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Balkan Alien Sound: all the way from the Balkans to the Emerald Isle through music

БНР Новини
Photo: Hanna Michtel
Few Bulgarians would be able to pinpoint on the map the second-biggest city in Northern Ireland, but their curiosity will surely be sparked once they learn they can go to a folk club there and dance to the rhythms of Bulgarian folk music? Since 2007, the music scene in Derry already has a solid Balkan presence and interestingly enough, it is delivered to the audience by a bunch of musicians of various music backgrounds yet none of them from the Balkans. Brought together by their common passion for the successful blend between local melodies and the musical diversity of Eastern Europe, seven Irish musicians gather crowds at their gigs, dancing to tunes they only later recognize are not originally Irish – and it’s all done it under a really catchy name – the Balkan Alien Sound.

Bouzouki player Martin Coyle, one of the founder members of the band, says Bulgarian folk music has it all – amazing melodies, fast-paced dances, and virtuosity. Among his favorite Bulgarian folk musicians are clarinetist Ivo Papazov, tamboura player Rumen Sirakov, and accordionist Martin Lyubenov. But how did his personal love story with the musical legacy of the Balkans evolve?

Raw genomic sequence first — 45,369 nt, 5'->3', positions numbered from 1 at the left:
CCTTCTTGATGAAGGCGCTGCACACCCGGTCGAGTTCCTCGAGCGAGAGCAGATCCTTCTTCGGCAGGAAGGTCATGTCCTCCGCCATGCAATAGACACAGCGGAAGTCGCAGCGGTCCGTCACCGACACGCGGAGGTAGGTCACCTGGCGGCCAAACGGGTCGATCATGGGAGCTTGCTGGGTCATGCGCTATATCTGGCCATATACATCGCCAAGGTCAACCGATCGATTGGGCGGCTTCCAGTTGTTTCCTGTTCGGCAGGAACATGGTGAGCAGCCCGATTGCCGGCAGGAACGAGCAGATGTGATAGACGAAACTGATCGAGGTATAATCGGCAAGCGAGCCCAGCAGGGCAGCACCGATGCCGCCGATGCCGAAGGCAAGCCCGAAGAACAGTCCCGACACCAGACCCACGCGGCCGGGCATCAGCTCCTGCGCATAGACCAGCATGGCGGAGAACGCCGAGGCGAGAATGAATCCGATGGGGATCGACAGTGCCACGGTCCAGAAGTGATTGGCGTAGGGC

Снимка“My first introduction to Balkan music was through an Irish folk-musician called Andy Irvine who brought some Bulgarian folk tunes to Ireland with his group Planxty in the 1970s, some tunes like smeseno horo or mominsko horo”, Marty Coyle recalls. “The music seemed to really stick with Irish music and instrumentation, and after that it seemed really natural to follow. So I followed in Andy Irvine’s footsteps and for 6 or 7 summers I went through Eastern Europe, listening to music and meeting people, collecting music to bring back to Ireland. I went through Macedonia, Romania, Serbia, Slovakia, of course, Bulgaria, and stayed usually three months at a time, meeting families and musicians, trying to absorb the sounds and listen to as much music as possible. It wasn’t until I got back to Ireland that I approached some of my friends who were band members, showed them the music and we thought it was a really exciting project to get involved in as it’s translated very well into our style of playing.”